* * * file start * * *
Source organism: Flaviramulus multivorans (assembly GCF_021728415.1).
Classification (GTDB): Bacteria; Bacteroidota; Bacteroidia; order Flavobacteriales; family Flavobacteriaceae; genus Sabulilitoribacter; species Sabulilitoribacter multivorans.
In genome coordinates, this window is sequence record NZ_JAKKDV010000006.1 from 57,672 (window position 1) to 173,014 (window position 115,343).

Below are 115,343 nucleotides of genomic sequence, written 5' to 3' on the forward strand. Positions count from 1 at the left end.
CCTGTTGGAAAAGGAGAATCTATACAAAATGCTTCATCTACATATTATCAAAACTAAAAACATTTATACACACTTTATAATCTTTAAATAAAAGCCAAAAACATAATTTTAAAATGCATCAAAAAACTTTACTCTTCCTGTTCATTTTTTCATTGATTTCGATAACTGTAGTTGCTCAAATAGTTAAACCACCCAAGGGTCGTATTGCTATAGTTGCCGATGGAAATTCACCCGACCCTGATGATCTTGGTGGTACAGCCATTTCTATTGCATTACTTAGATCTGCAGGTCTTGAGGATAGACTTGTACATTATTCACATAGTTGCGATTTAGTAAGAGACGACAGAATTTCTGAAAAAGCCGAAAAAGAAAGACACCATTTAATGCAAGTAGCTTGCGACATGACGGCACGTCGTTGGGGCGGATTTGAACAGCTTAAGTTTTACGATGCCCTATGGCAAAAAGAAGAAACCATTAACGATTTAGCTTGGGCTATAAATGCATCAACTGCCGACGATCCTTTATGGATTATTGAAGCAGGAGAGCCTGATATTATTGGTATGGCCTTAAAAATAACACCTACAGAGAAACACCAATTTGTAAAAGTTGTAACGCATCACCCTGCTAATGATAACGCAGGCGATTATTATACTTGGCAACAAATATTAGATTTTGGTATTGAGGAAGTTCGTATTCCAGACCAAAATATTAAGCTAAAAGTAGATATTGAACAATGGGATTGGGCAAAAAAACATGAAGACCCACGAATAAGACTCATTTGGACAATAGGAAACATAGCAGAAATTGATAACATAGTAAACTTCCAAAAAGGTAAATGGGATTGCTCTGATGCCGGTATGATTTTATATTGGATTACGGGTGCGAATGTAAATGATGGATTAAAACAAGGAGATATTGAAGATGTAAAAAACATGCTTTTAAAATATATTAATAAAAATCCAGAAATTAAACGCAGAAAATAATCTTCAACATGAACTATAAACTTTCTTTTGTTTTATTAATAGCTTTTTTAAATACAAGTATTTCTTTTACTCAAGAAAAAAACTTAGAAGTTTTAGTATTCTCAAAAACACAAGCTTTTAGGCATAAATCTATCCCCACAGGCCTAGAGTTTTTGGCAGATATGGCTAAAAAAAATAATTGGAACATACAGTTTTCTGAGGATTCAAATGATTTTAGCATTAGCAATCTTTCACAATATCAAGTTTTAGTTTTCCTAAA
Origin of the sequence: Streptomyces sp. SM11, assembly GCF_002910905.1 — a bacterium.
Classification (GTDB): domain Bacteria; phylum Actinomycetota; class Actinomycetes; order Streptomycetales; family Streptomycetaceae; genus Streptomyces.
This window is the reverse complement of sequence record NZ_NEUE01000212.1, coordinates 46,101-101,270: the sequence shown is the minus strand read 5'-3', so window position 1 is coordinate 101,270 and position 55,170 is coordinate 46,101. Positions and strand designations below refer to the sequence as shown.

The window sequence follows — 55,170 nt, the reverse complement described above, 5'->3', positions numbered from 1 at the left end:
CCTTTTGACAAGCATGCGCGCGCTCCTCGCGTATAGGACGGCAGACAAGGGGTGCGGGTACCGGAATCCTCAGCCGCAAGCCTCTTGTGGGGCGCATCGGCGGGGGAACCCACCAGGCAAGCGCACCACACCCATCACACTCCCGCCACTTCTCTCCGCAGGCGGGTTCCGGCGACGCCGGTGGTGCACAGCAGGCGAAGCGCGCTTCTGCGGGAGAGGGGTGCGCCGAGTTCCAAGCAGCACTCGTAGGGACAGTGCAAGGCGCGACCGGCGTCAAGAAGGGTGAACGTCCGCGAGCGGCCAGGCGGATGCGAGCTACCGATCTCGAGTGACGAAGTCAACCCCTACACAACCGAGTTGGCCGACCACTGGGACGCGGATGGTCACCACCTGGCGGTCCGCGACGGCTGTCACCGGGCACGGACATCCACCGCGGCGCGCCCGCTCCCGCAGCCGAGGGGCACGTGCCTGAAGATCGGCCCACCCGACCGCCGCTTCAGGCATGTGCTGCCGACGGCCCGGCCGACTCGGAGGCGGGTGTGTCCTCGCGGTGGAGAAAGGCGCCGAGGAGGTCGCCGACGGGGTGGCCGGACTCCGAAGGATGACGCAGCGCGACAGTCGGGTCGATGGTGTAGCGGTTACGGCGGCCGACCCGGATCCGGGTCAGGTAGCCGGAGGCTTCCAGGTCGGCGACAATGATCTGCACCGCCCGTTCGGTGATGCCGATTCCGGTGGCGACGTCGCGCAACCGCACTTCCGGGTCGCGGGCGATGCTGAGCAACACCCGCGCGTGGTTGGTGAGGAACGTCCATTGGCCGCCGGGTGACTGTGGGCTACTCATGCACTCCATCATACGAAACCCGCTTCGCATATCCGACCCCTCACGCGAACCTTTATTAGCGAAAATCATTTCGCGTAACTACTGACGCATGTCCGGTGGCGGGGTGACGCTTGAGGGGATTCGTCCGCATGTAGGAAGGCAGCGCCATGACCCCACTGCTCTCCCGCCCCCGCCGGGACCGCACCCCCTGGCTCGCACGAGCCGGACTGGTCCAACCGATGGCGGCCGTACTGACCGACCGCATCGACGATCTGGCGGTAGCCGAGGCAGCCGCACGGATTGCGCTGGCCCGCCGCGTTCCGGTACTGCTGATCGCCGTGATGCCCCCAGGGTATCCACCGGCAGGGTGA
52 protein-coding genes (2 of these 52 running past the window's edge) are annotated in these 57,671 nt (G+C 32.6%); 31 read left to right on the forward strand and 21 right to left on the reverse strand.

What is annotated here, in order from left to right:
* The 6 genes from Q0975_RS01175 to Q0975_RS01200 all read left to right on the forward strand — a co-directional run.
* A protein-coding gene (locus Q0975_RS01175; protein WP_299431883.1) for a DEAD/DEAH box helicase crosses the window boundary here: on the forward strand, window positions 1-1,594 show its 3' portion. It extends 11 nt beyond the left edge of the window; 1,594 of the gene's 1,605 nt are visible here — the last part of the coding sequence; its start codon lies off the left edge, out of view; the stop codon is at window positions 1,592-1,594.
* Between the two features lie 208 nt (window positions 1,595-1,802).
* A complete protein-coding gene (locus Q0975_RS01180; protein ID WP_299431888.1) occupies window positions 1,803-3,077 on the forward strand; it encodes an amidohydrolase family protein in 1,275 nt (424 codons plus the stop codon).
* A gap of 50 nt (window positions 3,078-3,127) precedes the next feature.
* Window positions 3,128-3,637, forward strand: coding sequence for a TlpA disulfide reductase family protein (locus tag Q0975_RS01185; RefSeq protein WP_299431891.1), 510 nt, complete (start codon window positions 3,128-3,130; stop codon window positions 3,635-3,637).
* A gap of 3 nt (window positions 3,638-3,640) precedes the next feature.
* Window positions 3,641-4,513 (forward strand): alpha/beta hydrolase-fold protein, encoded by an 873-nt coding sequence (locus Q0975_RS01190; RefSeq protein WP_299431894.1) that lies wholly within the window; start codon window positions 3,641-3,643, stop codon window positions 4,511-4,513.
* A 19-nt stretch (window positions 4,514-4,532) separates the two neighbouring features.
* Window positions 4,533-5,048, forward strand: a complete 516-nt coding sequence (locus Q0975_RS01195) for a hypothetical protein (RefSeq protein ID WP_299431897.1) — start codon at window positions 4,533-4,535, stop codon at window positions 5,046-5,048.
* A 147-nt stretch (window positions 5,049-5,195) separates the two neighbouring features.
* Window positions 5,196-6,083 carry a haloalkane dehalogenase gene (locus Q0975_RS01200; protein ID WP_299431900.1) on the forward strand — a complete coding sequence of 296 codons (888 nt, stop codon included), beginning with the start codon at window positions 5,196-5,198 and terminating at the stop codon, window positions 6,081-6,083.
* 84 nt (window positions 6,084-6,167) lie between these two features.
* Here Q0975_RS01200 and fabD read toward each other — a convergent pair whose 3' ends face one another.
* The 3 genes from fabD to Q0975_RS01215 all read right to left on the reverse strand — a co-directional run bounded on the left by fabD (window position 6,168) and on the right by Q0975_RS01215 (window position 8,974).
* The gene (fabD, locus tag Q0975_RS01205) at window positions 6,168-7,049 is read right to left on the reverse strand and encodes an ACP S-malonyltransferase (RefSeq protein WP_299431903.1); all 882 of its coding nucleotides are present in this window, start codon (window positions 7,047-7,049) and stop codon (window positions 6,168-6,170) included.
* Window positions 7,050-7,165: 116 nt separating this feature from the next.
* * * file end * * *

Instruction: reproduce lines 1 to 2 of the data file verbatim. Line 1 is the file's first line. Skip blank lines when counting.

Source organism: Flaviramulus multivorans (assembly GCF_021728415.1).
Classification (GTDB): Bacteria; Bacteroidota; Bacteroidia; order Flavobacteriales; family Flavobacteriaceae; genus Sabulilitoribacter; species Sabulilitoribacter multivorans.